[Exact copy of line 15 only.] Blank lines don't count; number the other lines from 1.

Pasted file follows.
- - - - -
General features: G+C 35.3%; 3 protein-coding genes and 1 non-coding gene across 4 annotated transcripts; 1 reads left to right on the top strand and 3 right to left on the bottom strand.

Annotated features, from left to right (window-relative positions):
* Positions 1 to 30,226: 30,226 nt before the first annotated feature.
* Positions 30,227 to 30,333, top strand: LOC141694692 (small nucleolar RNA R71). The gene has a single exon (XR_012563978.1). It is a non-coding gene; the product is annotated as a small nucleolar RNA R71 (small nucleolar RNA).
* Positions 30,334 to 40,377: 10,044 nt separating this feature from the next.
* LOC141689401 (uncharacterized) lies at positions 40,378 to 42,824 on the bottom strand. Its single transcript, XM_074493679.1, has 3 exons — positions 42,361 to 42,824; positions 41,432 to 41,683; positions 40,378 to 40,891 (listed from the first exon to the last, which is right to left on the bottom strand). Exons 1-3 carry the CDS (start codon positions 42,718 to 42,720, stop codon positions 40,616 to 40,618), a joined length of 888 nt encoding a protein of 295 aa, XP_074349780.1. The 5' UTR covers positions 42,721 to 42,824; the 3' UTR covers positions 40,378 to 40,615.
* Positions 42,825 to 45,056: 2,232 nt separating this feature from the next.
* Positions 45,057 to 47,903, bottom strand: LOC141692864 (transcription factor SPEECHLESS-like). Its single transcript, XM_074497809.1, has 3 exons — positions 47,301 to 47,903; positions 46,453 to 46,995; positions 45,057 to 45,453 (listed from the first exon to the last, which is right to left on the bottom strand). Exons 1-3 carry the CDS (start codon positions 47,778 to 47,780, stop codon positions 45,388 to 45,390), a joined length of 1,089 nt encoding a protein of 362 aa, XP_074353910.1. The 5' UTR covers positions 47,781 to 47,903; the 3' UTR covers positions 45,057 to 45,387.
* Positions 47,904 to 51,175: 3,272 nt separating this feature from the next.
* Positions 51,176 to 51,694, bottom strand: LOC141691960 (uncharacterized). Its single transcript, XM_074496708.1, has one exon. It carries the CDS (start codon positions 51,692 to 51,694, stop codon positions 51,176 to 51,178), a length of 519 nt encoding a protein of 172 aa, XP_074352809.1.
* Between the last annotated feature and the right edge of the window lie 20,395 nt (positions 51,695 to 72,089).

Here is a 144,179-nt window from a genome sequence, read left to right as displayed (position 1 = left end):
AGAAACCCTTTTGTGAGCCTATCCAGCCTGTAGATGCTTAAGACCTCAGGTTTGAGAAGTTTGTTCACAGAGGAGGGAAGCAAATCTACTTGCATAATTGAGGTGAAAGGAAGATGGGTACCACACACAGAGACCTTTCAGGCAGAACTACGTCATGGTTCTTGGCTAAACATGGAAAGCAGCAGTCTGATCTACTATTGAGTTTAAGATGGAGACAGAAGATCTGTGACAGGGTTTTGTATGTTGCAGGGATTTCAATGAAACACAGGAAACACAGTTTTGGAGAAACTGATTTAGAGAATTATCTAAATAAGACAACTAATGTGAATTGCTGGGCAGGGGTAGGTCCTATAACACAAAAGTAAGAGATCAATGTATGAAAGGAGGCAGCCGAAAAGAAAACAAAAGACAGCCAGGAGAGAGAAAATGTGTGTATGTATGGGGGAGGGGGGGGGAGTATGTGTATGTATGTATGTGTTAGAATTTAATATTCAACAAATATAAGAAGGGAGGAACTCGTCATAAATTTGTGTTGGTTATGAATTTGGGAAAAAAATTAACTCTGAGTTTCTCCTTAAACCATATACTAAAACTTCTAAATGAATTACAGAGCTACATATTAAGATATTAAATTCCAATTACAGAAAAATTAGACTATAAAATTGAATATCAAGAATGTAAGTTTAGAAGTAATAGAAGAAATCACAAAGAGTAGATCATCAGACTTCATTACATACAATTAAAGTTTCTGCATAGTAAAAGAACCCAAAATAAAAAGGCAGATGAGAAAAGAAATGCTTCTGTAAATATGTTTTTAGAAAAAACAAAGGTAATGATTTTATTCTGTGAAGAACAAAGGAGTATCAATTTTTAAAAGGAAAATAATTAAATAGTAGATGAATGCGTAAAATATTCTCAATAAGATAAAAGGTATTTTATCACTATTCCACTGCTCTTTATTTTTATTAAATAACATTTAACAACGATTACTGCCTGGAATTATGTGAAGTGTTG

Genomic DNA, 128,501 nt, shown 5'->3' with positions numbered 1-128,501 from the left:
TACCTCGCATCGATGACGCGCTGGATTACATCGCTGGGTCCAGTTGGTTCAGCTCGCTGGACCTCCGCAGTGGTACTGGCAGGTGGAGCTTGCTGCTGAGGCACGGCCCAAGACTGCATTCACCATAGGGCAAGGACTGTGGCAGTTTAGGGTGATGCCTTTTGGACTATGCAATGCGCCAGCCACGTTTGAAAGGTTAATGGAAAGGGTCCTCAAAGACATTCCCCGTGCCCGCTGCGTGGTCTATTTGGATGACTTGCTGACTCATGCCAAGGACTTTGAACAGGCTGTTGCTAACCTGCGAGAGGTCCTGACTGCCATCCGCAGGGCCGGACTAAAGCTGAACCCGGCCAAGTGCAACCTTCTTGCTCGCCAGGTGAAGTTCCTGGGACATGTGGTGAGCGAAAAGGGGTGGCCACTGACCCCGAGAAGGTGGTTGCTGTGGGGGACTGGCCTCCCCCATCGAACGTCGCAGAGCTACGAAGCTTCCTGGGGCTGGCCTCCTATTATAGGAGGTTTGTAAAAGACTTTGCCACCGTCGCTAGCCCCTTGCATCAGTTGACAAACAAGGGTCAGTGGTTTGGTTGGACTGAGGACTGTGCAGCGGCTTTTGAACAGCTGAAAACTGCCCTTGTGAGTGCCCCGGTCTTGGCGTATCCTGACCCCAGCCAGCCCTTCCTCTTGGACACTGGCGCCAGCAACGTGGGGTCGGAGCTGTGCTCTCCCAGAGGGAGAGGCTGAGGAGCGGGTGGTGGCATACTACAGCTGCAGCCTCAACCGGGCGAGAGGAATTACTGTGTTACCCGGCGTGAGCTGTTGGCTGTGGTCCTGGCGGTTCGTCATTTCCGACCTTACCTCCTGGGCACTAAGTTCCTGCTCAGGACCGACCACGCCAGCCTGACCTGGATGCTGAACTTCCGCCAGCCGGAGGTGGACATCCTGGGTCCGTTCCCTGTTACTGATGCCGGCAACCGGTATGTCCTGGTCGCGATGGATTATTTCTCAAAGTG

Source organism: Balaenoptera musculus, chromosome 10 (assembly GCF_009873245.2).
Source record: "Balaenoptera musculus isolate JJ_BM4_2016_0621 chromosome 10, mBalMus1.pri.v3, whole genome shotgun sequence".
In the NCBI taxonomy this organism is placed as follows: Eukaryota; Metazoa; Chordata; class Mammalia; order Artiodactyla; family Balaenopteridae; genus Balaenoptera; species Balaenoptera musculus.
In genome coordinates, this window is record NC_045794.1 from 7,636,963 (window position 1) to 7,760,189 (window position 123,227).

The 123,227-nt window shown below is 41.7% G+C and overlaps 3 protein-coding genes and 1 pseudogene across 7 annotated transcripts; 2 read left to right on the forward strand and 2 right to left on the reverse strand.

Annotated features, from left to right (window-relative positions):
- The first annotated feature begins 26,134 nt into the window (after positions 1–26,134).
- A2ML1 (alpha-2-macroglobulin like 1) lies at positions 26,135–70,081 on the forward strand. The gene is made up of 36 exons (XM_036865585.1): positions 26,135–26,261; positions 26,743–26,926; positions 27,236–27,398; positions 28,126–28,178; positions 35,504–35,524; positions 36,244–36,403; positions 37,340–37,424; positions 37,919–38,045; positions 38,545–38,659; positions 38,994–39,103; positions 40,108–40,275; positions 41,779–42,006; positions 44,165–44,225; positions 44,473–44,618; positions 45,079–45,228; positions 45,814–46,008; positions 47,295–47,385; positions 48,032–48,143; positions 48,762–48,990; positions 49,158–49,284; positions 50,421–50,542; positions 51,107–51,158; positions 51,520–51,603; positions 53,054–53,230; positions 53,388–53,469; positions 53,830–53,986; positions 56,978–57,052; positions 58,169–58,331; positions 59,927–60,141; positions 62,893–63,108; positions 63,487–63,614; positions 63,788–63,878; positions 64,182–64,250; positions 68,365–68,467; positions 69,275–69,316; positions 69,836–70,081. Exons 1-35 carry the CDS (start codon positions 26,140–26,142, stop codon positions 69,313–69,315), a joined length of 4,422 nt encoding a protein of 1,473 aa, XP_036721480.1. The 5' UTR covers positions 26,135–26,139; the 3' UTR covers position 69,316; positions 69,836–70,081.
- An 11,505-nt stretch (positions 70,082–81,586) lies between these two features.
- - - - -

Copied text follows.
TACCTCGCATCGATGACGCGCTGGATTACATCGCTGGGTCCAGTTGGTTCAGCTCGCTGGACCTCCGCAGTGGTACTGGCAGGTGGAGCTTGCTGCTGAGGCACGGCCCAAGACTGCATTCACCATAGGGCAAGGACTGTGGCAGTTTAGGGTGATGCCTTTTGGACTATGCAATGCGCCAGCCACGTTTGAAAGGTTAATGGAAAGGGTCCTCAAAGACATTCCCCGTGCCCGCTGCGTGGTCTATTTGGATGACTTGCTGACTCATGCCAAGGACTTTGAACAGGCTGTTGCTAACCTGCGAGAGGTCCTGACTGCCATCCGCAGGGCCGGACTAAAGCTGAACCCGGCCAAGTGCAACCTTCTTGCTCGCCAGGTGAAGTTCCTGGGACATGTGGTGAGCGAAAAGGGGTGGCCACTGACCCCGAGAAGGTGGTTGCTGTGGGGGACTGGCCTCCCCCATCGAACGTCGCAGAGCTACGAAGCTTCCTGGGGCTGGCCTCCTATTATAGGAGGTTTGTAAAAGACTTTGCCACCGTCGCTAGCCCCTTGCATCAGTTGACAAACAAGGGTCAGTGGTTTGGTTGGACTGAGGACTGTGCAGCGGCTTTTGAACAGCTGAAAACTGCCCTTGTGAGTGCCCCGGTCTTGGCGTATCCTGACCCCAGCCAGCCCTTCCTCTTGGACACTGGCGCCAGCAACGTGGGGTCGGAGCTGTGCTCTCCCAGAGGGAGAGGCTGAGGAGCGGGTGGTGGCATACTACAGCTGCAGCCTCAACCGGGCGAGAGGAATTACTGTGTTACCCGGCGTGAGCTGTTGGCTGTGGTCCTGGCGGTTCGTCATTTCCGACCTTACCTCCTGGGCACTAAGTTCCTGCTCAGGACCGACCACGCCAGCCTGACCTGGATGCTGAACTTCCGCCAGCCGGAGGTGGACATCCTGGGTCCGTTCCCTGTTACTGATGCCGGCAACCGGTATGTCCTGGTCGCGATGGATTATTTCTCAAAGTG